Olympics: Wang Shun Storms to Gold in 200 IM; Michael Andrew Fades Badly to Fifth (Updated)

Jul 30, 2021; Tokyo, Japan; Wang Shun (CHN) celebrates after winning the men's 200m individual medley final during the Tokyo 2020 Olympic Summer Games at Tokyo Aquatics Centre. Mandatory Credit: Rob Schumacher-USA TODAY Sports

Editorial content for the 2021 Tokyo Olympic Games coverage is sponsored by GMX7.
See full event coverage. Follow GMX7 on Instagram at @GMX7training #gmx7

gmx7-logo

Olympics: Wang Shun Storms to Gold in 200 IM; Michael Andrew Fades to Fifth

Could Michael Andrew do enough on the closing freestyle leg to capture the gold medal? That was one of the prevailing questions concerning the 200-meter individual medley heading into the Olympic Games in Tokyo. The answer? No. And, even if Andrew delivered a solid finish, it might not have mattered.

Rising to the No. 3 performer in the history of the event with an Asian record, China’s Wang Shun bested the field in the 200 I.M. with a time of 1:55.00. Only Ryan Lochte and Michael Phelps have been faster, each with multiple sub-1:55 efforts. The silver medal went to Great Britain’s Duncan Scott in 1:55.28, with the bronze medal claimed by Switzerland’s Jeremy Desplanches in 1:56.17. Japan’s Daiya Seto (1:56.22) was fourth, with Andrew finishing fifth in 1:57.31.

It was a disappointing showing and finish for Andrew, who starred at the United States Olympic Trials by qualifying for the Tokyo Games in three individual events. But the Games have been difficult for the 22-year-old. He just missed the podium in the 100 breaststroke, placing fourth, and now the medley – his best chance at gold, or a solo medal – fell apart down the stretch. Before the Games, Andrew encountered controversy when he admitted he was not vaccinated against COVID-19. Although he was supported in some corners, that revelation brought plenty of negativity.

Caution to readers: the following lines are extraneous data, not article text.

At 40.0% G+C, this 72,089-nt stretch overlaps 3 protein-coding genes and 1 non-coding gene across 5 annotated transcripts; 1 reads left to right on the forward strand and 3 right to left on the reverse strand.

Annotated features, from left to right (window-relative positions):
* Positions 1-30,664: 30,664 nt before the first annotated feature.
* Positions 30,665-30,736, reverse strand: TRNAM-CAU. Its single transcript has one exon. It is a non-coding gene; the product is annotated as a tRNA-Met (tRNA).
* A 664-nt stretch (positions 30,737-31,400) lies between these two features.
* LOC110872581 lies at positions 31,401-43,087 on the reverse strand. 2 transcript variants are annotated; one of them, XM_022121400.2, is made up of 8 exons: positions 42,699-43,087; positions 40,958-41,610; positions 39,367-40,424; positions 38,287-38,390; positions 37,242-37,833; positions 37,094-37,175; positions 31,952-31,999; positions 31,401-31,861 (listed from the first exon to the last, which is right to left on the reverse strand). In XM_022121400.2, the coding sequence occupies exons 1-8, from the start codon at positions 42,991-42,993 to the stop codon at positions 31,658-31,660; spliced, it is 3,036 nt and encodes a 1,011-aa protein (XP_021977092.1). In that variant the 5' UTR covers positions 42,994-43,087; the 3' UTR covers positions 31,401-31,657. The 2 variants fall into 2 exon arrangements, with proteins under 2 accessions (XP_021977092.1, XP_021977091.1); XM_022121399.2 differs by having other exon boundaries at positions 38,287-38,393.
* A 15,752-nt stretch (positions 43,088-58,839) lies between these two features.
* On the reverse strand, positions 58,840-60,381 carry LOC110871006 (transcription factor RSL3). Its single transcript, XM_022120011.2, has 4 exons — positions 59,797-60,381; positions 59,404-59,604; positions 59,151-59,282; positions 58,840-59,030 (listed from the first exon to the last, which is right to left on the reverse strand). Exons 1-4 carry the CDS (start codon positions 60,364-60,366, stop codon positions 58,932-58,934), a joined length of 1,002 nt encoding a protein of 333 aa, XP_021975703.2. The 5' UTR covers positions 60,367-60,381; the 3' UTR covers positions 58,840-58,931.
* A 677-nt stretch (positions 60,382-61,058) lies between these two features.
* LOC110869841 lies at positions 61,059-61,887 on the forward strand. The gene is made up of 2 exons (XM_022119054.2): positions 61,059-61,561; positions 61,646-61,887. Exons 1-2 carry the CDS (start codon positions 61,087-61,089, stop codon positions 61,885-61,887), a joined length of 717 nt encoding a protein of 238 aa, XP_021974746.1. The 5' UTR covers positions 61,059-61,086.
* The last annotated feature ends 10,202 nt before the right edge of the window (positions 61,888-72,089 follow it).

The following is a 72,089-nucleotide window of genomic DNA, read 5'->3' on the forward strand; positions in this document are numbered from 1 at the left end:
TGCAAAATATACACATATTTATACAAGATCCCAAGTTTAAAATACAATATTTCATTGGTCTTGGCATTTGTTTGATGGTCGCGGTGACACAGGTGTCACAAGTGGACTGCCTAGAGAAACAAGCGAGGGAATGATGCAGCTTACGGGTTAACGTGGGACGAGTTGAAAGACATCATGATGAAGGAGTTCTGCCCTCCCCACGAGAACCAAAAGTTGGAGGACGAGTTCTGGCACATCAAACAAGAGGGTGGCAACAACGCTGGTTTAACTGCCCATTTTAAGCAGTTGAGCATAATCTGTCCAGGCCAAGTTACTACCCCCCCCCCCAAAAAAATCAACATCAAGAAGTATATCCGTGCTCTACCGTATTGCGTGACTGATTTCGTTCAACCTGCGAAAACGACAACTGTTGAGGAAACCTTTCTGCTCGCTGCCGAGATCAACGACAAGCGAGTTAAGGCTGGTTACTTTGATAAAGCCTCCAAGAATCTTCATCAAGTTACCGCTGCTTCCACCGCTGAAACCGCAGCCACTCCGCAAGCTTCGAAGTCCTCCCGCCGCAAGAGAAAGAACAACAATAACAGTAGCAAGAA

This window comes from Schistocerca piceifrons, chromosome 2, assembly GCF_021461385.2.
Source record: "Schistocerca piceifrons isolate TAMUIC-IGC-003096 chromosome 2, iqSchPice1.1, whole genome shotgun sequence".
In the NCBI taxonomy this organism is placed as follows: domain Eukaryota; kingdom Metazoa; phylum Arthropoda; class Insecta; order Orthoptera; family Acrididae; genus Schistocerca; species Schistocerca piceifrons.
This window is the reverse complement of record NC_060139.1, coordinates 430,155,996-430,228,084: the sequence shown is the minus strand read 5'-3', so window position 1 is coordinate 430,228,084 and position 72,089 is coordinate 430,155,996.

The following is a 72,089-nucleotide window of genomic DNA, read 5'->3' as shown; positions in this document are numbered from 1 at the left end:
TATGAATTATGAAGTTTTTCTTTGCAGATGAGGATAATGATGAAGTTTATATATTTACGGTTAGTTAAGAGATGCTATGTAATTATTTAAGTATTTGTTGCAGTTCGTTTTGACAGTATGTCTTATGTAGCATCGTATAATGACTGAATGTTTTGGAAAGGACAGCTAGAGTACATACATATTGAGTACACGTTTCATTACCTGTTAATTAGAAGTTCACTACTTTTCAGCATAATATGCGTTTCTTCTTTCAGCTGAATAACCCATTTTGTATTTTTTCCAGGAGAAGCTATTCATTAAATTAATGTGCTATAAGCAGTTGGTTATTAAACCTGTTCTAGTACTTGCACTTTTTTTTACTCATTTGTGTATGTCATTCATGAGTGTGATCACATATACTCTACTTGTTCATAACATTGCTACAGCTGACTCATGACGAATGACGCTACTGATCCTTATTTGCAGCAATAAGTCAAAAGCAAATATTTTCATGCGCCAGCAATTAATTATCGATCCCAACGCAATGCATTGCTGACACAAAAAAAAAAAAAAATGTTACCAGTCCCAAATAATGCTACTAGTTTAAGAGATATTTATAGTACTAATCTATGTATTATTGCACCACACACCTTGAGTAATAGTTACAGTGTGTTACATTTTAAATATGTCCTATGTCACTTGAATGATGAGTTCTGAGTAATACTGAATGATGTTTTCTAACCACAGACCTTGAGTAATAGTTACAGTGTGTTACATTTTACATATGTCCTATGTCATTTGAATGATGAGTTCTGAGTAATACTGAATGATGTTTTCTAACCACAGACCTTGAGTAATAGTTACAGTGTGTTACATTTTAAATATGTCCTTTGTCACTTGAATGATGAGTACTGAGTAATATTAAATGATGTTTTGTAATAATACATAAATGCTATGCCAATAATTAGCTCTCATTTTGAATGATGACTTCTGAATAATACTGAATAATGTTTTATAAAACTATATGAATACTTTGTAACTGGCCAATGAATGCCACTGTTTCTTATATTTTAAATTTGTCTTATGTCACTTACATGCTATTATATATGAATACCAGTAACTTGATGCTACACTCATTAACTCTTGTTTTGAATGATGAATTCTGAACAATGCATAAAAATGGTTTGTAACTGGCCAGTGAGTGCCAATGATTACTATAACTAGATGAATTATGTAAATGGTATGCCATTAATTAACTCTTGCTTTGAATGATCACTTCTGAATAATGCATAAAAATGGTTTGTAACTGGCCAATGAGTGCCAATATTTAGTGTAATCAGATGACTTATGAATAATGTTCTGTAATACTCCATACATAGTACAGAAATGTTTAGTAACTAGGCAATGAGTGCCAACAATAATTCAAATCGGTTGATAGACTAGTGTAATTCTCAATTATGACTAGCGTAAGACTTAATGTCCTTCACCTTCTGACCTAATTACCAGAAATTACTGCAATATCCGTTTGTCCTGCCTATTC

Heading into Tokyo, Andrew was the heavy favorite for gold in the 200 medley, following a 1:55-low marker at Trials. There, he flashed brilliance through the first three legs of the event, building advantages that no one could close. At the Games, Andrew has not been as sharp and his gap on the opposition is obviously narrowed.

Andrew took the lead on the opening butterfly leg, splitting 24.21. But on the backstroke leg, Andrew dropped back to fifth, a surprise development. The American rallied on the breaststroke leg, splitting an eye-popping 32.11 to give him an edge of more than a second over Wang. The freestyle leg, though, was a disaster, as Andrew split 30.69, the pain of the last lap showing with every stroke and the breakdown of his technique.

“It hurt really bad,” Andrew said. “I think it hurt worse than it looked, and it looked pretty bad. It’s just disappointing. Obviously we’ve been working really hard on that. But now we go back to the drawing board and we figure out what we can do three years from now, if I swim that event three years from now. It’s one of those races where I knew I had to be fast to the 150.”

Andrew’s freestyle leg was more than a second slower than the seventh-fastest split in the final, and it was bettered by more than three seconds by Wang and Scott. The way the race unfolded for Andrew will surely reignite debate over his loyalty to the Ultra Short Race Pace Training (USRPT) approach that he has embraced for years. While USRPT has certainly benefited Andrew, elevating him to Olympian status, has it inhibited his ability to finish races?